For probably most students it is that time of the year: exam period! Whether you have to prep for a written (Q&A) exam, an oral exam or do research for a paper it is time to buckle down. After almost eight years of studying, and for most courses I had to write at least one paper, I guess you can say I developed my own ‘playbook’. My playbook includes some handy tools, to make my paper writing process a little easier and more efficient. In this week’s blog post I will share a couple of my go to online tools.
Titles may not be the core of a paper, but they are still important. They can add another dimension to the whole text. Titles give your text structure and often it is a tool to grab the reader’s attention. The way you present the title, this is also part of your layout, is also something you should keep in mind. Some professors care more than others, but regardless of your prof’s opinion, presenting your titles in the appropriate style really cleans your text up. The thing is every field, at least in the English language, has its own style. It is not like there are a lot of rules to keep in mind when it comes to writing your titles in the appropriate way, however, I find this tool to be helpful and efficient.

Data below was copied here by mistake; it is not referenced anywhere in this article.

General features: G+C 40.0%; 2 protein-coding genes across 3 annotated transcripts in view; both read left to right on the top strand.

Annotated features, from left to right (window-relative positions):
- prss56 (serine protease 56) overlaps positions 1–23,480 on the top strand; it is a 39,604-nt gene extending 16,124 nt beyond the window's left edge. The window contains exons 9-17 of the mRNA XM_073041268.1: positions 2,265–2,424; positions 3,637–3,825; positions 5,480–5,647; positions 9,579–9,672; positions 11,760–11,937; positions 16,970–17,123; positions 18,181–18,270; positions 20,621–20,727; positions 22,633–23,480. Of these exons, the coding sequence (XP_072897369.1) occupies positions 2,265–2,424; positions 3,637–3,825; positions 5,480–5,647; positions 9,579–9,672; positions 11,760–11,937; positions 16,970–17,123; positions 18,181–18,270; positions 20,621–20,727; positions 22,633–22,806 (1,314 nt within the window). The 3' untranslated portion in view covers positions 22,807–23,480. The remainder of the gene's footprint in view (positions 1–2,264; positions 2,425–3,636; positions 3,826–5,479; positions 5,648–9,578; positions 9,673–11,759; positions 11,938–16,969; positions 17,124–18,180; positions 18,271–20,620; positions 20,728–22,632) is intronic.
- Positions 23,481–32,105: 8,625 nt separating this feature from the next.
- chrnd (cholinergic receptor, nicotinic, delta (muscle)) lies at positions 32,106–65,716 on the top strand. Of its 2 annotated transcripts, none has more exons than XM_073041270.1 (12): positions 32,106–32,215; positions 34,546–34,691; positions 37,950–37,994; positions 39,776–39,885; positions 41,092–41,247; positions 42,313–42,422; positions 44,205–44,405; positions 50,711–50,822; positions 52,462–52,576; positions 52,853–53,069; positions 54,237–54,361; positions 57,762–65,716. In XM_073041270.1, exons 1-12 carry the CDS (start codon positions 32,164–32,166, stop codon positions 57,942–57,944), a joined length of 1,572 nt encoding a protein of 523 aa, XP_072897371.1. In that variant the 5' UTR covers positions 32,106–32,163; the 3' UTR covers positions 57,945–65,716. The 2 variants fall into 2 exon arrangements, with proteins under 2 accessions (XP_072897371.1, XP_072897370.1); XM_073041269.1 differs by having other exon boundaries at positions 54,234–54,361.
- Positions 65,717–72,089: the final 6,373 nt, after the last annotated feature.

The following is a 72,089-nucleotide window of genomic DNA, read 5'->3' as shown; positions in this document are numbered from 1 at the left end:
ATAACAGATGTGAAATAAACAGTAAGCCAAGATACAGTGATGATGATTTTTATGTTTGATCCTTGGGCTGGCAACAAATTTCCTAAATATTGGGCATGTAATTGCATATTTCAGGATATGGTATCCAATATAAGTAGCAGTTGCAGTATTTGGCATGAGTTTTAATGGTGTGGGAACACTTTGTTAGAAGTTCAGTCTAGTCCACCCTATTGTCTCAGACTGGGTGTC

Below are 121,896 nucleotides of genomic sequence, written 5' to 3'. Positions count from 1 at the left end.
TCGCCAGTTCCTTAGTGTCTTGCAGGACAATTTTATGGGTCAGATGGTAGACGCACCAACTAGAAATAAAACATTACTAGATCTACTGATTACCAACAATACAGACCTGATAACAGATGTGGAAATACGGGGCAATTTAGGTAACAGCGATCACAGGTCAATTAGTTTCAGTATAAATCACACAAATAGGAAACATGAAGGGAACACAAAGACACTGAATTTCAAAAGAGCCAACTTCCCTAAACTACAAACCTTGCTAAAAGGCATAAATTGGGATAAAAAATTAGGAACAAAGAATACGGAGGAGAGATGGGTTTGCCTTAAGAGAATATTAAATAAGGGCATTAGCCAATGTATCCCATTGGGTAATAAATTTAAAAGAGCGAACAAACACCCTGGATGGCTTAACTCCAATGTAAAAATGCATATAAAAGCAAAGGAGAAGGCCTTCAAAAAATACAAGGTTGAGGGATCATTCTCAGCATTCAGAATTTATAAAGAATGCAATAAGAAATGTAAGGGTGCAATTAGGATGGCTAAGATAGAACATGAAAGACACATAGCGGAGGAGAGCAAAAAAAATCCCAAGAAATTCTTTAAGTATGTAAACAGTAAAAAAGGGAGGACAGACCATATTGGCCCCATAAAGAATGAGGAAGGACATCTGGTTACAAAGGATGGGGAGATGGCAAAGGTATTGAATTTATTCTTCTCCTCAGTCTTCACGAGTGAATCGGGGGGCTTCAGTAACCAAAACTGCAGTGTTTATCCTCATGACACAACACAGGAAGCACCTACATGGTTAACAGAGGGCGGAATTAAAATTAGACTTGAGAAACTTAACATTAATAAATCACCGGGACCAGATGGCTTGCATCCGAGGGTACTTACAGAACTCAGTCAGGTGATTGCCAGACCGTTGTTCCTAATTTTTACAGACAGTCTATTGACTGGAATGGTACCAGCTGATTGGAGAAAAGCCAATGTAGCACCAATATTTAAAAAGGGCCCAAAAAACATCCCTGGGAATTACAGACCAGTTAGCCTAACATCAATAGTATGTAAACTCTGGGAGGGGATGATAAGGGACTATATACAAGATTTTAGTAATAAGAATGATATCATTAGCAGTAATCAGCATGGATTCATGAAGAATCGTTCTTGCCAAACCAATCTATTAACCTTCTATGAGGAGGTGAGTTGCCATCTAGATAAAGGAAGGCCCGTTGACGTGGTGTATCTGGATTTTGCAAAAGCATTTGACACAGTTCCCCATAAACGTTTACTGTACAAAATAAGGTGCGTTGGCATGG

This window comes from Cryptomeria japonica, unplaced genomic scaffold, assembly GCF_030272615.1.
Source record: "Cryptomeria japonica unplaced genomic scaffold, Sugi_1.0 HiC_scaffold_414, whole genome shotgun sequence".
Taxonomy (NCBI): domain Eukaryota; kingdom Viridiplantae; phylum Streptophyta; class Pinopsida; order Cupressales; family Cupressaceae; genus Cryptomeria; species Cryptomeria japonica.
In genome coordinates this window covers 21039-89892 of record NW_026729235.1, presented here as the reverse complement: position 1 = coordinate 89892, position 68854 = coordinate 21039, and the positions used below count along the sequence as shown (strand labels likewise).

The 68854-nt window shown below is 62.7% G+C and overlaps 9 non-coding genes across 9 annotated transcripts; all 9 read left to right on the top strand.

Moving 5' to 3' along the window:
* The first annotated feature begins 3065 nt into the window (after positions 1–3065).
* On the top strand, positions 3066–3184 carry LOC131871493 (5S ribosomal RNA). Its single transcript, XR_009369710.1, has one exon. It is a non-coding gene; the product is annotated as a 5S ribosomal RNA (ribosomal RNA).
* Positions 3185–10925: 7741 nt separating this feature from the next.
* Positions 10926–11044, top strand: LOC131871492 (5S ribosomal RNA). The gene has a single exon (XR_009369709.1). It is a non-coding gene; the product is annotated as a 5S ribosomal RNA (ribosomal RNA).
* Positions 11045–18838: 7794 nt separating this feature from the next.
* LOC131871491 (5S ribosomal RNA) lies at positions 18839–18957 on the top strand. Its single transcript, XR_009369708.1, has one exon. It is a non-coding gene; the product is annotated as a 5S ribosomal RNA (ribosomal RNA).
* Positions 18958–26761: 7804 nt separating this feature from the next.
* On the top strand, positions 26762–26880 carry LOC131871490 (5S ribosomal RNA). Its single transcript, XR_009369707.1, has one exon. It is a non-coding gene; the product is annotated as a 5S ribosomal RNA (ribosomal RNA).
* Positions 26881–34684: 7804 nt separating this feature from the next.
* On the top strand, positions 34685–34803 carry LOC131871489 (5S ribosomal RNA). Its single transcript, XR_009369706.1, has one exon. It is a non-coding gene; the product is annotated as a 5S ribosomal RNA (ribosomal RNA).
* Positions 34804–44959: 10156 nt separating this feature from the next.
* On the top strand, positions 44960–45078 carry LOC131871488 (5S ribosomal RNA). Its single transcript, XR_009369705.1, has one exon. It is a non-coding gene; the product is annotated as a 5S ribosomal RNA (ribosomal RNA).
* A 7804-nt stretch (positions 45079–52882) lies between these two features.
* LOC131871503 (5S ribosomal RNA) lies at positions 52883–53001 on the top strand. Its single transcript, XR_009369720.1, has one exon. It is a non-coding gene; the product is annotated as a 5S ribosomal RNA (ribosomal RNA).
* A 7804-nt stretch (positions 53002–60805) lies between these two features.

Every student knows that citing your sources, in the text as well as in a bibliography, is a crucial part of any (research) paper. Whether your source is hardcopy or online material, this tool does all the work for you. You can select the right style (Harvard, APA, etc.), look for your sources and select the right ones. If the information the tool comes up with is not complete you can add the missing information it in the right boxes. This tool spits out your citations, both the in-text ones and the long versions for your bibliography, in alphabetical order, of course.
I think it is fair to say that most people, students, use Microsoft Word to write their papers. Regardless of the program, you are using, chances are there is a built in spell checker you can use to eliminate most spelling and grammatical mistakes. However, I find Grammarly to be more effective when it comes to checking my texts for mistakes. And I’m currently just using the basic and free version. The paid version offers even more in terms of service.
Plagiarism is a huge NO NO, in every school and academic field. If you write your text on your own and without ill intentions, there usually is not much you have to worry about, however, it can’t hurt to make sure your text is not (too) similar to another text out there. I find this particular checker very easy to use.